I received my answer the following Tuesday evening.

While discussing my previous week’s experience with my classmates and teachers, I pondered that the  seed syllable “Krim” (Kreem) must really hold some significance for me, as it kept me unusually energized. The teacher who had led the chant paused, looked surprised, then smiled and said, “The fear you had wanted to put aside, well, you didn’t just move it, you demolished it.”

It turns out, the intended syllable had been “Eim” (I’m) which Eastern Hindu, Vedic and Tibetan Buddhist traditions define as “Develops and manifests spiritual knowledge. Used to achieve good education, memory, intelligence, musical skill and spiritual endeavors”

While with Krim I had chosen to express, “Seed of the Hindu goddess Kali, goddess of creation and destruction.” Chanting this is said to produce an accumulation of kundalini power at the base of the spine.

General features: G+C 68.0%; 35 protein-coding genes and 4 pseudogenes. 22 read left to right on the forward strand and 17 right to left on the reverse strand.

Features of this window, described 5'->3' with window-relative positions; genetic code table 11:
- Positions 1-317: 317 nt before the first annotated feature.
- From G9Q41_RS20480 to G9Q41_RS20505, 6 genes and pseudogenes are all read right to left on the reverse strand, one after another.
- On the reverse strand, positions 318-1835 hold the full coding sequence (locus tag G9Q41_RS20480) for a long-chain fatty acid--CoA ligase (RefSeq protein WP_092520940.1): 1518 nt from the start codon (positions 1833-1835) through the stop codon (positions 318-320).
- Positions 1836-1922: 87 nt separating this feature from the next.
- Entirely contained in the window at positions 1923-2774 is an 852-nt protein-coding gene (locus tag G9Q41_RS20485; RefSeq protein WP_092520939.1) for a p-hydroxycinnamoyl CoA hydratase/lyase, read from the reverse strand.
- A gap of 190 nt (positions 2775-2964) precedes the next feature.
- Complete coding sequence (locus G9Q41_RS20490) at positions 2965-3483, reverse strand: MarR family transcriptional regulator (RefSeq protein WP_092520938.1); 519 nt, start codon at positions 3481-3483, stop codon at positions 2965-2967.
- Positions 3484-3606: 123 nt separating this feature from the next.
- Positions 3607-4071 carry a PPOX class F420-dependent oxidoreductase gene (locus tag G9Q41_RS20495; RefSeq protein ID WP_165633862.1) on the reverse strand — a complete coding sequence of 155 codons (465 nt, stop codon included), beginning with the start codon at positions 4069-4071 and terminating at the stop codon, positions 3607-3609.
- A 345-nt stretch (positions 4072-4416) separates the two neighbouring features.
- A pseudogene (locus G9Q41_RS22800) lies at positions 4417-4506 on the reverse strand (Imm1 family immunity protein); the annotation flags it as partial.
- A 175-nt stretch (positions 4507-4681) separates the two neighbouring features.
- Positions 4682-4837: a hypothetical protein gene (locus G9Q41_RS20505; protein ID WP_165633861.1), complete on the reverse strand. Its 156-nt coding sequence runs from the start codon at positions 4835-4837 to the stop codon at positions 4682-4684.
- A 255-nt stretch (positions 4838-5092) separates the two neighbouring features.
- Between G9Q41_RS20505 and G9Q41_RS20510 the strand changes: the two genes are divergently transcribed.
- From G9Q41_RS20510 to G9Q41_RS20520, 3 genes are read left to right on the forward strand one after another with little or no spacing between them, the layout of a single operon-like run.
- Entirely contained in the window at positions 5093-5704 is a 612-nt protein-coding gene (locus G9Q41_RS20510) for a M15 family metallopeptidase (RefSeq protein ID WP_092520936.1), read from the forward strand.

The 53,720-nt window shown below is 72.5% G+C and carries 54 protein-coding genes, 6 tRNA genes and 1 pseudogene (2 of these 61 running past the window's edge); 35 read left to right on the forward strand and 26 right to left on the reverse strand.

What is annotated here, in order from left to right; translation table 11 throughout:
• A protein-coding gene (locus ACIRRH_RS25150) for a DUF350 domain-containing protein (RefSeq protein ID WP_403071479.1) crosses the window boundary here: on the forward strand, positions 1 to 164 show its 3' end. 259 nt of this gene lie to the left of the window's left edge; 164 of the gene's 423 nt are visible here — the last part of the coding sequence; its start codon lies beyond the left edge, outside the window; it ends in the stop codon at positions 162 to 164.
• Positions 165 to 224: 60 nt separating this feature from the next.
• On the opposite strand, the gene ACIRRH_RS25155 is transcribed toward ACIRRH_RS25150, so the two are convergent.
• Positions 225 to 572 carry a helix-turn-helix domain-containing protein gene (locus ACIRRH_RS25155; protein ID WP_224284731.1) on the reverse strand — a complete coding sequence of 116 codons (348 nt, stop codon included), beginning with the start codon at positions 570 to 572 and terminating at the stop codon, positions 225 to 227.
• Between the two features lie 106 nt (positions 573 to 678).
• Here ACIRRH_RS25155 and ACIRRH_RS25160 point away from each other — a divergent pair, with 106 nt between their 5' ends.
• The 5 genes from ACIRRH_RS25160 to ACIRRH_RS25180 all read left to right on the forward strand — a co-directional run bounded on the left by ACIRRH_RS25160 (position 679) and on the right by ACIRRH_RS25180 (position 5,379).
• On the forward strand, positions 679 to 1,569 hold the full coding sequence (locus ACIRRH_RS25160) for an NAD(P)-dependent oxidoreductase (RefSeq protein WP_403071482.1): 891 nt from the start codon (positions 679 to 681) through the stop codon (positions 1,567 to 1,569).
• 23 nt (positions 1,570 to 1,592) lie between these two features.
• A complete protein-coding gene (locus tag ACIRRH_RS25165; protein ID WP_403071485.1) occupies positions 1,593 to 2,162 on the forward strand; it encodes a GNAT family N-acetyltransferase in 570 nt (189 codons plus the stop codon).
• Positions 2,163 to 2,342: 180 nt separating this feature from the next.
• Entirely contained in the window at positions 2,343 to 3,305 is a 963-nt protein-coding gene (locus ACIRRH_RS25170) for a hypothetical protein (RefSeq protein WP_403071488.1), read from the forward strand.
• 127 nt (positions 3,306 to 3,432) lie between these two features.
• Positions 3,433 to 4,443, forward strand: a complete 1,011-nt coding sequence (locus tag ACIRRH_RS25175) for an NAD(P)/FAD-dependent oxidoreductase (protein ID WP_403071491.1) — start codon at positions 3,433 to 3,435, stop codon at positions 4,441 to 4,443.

Whether by accident or intuition, I had called upon the energy I had needed to speak my truth. The same innate energy I tapped as a three year-old, and as a teen, as I lost myself in sound.

How has sound affected you or your clients?  What have you learned about yourself physically, emotionally and spiritually with music and sound as your guide?  I would love to hear from other practitioners, teachers or students who actively use sound in their practices.